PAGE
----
Thursday, June 29, 2006

De Facto Terrorists

Finally, an Israeli leader has admitted what has been obviously true for years and years - that he considers all Palestinians to be de facto terrorists:
Israeli military officials said that the prime minister, Ehud Olmert, had approved a "limited operation" for southern Gaza, aimed at "terrorist infrastructure".

Israeli planes also attacked three bridges and the main Gaza power station, knocking out electricity in most of the coastal strip.
(from yesterday's Guardian)

And what exactly has bombing a power station got to do with rescuing a kidnapped soldier? Clearly nothing. Even the IDF can't come up with an explanation for that one. (The bridges, they say, laughably, are being destroyed to stop the kidnappers moving him around). Although, finally, someone did provide an explanation (and it's actualy the real one):

An Israeli army spokeswoman said: "During the night, the Israeli airforce hit three bridges in central Gaza and a power station south of Gaza City. Israeli forces entered the south of Gaza near the village of Dahaniya and the airport and they remain there at the moment."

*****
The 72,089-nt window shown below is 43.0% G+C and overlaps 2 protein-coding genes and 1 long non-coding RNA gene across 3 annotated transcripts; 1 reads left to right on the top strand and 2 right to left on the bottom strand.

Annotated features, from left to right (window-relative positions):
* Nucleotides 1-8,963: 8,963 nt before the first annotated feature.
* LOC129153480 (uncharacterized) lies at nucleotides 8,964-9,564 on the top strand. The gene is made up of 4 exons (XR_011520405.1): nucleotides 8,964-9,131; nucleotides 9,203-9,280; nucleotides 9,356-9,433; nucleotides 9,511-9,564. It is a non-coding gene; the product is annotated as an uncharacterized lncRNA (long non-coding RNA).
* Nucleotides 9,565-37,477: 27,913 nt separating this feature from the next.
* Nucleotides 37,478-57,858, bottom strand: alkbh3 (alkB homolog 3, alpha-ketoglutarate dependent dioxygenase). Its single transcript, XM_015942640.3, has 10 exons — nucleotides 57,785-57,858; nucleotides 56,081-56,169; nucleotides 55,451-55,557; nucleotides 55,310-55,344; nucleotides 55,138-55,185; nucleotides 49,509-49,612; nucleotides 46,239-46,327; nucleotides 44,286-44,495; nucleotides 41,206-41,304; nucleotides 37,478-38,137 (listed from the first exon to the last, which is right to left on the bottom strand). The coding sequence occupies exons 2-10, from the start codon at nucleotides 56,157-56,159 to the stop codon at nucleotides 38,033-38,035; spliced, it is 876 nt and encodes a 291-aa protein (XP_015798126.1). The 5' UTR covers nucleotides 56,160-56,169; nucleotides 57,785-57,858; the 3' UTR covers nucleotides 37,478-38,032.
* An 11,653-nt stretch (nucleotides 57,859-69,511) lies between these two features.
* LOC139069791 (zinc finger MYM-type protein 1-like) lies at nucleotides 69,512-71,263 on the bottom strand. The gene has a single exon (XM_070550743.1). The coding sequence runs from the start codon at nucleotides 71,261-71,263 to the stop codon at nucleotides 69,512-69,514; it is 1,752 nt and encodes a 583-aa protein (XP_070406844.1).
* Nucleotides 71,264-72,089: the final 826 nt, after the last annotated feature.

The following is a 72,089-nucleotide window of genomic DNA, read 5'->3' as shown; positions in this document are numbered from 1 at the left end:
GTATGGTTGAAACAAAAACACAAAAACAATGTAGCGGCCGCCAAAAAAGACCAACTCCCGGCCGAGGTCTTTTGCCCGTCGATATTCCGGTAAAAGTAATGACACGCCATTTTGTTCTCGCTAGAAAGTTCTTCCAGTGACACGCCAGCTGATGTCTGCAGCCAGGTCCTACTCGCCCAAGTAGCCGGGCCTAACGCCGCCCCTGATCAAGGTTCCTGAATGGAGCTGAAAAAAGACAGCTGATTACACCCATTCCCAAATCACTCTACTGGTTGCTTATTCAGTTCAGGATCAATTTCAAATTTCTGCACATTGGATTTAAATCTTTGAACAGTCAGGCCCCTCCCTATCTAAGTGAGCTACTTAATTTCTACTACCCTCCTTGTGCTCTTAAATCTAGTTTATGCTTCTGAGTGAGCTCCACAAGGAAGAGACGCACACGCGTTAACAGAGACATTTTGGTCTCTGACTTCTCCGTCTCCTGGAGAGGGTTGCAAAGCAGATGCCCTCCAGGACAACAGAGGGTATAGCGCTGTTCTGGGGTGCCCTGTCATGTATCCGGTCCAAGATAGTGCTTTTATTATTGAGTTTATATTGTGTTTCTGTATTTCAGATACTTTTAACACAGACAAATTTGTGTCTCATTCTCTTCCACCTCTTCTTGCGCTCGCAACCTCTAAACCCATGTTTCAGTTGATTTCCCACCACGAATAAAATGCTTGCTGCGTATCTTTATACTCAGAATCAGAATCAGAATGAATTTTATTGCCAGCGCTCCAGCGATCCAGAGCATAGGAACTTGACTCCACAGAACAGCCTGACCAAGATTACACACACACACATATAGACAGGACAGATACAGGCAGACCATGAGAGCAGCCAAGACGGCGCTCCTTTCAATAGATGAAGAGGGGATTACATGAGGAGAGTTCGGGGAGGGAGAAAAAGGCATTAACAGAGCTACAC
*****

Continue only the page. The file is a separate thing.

She said the operations were designed to stop the kidnappers moving the soldier. However, security sources told Israeli media that the attacks were also motivated by revenge. "To exact a price for the kidnapping incident and to restore deterrence," one official told the Israeli daily newspaper Yedioth Aronoth

Collective Punishment. And what do the "international community" do? They urge Israel to "show restraint". Woohoo. Is anyone ever going to stand up to this government, this army and tell it like it is? Convict people of war crimes, insist on UN resoluations, that kind of thing? I'm not holding my breath. Meanwhile, for the people of Gaza, more misery and pain and death and destruction.

But, at least somebody's happy:
Gazans have not begun to think how they are going to get through the coming weeks and months without electricity. The wrecked plant was only fully on line for three years and it will cost about £8m to buy and install new transformers.

There may be an interim solution. Israel provides about 40% of electricity in the Gaza Strip. It used to supply it all and may do so again, meaning that Israel's electricity company could make a handsome profit from the army's destruction
Chris McGreal